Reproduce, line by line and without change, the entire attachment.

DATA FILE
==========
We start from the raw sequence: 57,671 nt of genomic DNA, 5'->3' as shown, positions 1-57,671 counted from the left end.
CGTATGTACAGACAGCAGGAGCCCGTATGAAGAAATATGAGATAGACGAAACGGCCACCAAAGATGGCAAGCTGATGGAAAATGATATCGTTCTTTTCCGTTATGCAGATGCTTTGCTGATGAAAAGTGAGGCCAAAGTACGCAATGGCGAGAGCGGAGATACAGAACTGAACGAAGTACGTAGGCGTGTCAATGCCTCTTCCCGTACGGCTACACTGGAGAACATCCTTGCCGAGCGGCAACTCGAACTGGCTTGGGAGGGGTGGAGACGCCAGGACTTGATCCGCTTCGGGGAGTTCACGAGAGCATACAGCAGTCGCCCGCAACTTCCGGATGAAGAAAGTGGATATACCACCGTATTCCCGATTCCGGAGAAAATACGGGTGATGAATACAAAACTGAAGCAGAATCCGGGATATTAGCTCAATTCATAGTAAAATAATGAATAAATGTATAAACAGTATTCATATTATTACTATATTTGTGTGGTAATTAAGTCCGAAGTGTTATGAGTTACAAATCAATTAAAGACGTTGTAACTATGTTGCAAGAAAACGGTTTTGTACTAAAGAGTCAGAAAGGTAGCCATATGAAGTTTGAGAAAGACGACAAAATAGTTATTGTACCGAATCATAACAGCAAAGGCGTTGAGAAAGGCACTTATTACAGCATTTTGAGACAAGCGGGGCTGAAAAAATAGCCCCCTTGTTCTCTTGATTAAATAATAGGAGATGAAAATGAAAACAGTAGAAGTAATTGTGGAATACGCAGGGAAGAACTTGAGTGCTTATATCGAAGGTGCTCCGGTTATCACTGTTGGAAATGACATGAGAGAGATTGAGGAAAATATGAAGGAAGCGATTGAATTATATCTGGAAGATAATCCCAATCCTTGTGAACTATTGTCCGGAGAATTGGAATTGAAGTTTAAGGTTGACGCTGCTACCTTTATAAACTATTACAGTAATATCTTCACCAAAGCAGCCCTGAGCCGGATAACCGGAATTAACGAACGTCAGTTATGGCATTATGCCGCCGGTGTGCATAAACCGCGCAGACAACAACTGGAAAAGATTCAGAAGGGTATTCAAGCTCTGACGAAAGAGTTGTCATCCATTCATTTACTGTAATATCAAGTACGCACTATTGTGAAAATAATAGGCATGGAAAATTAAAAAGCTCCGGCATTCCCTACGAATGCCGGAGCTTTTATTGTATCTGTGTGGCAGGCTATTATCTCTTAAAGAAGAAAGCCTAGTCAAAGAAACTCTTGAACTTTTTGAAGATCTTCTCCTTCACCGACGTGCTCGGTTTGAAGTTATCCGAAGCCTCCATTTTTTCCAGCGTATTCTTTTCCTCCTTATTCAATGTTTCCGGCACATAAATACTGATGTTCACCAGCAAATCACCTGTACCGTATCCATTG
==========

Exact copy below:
We start from the raw sequence: 57,671 nt of genomic DNA, 5'->3' as shown, positions 1-57,671 counted from the left end.
CGTATGTACAGACAGCAGGAGCCCGTATGAAGAAATATGAGATAGACGAAACGGCCACCAAAGATGGCAAGCTGATGGAAAATGATATCGTTCTTTTCCGTTATGCAGATGCTTTGCTGATGAAAAGTGAGGCCAAAGTACGCAATGGCGAGAGCGGAGATACAGAACTGAACGAAGTACGTAGGCGTGTCAATGCCTCTTCCCGTACGGCTACACTGGAGAACATCCTTGCCGAGCGGCAACTCGAACTGGCTTGGGAGGGGTGGAGACGCCAGGACTTGATCCGCTTCGGGGAGTTCACGAGAGCATACAGCAGTCGCCCGCAACTTCCGGATGAAGAAAGTGGATATACCACCGTATTCCCGATTCCGGAGAAAATACGGGTGATGAATACAAAACTGAAGCAGAATCCGGGATATTAGCTCAATTCATAGTAAAATAATGAATAAATGTATAAACAGTATTCATATTATTACTATATTTGTGTGGTAATTAAGTCCGAAGTGTTATGAGTTACAAATCAATTAAAGACGTTGTAACTATGTTGCAAGAAAACGGTTTTGTACTAAAGAGTCAGAAAGGTAGCCATATGAAGTTTGAGAAAGACGACAAAATAGTTATTGTACCGAATCATAACAGCAAAGGCGTTGAGAAAGGCACTTATTACAGCATTTTGAGACAAGCGGGGCTGAAAAAATAGCCCCCTTGTTCTCTTGATTAAATAATAGGAGATGAAAATGAAAACAGTAGAAGTAATTGTGGAATACGCAGGGAAGAACTTGAGTGCTTATATCGAAGGTGCTCCGGTTATCACTGTTGGAAATGACATGAGAGAGATTGAGGAAAATATGAAGGAAGCGATTGAATTATATCTGGAAGATAATCCCAATCCTTGTGAACTATTGTCCGGAGAATTGGAATTGAAGTTTAAGGTTGACGCTGCTACCTTTATAAACTATTACAGTAATATCTTCACCAAAGCAGCCCTGAGCCGGATAACCGGAATTAACGAACGTCAGTTATGGCATTATGCCGCCGGTGTGCATAAACCGCGCAGACAACAACTGGAAAAGATTCAGAAGGGTATTCAAGCTCTGACGAAAGAGTTGTCATCCATTCATTTACTGTAATATCAAGTACGCACTATTGTGAAAATAATAGGCATGGAAAATTAAAAAGCTCCGGCATTCCCTACGAATGCCGGAGCTTTTATTGTATCTGTGTGGCAGGCTATTATCTCTTAAAGAAGAAAGCCTAGTCAAAGAAACTCTTGAACTTTTTGAAGATCTTCTCCTTCACCGACGTGCTCGGTTTGAAGTTATCCGAAGCCTCCATTTTTTCCAGCGTATTCTTTTCCTCCTTATTCAATGTTTCCGGCACATAAATACTGATGTTCACCAGCAAATCACCTGTACCGTATCCATTG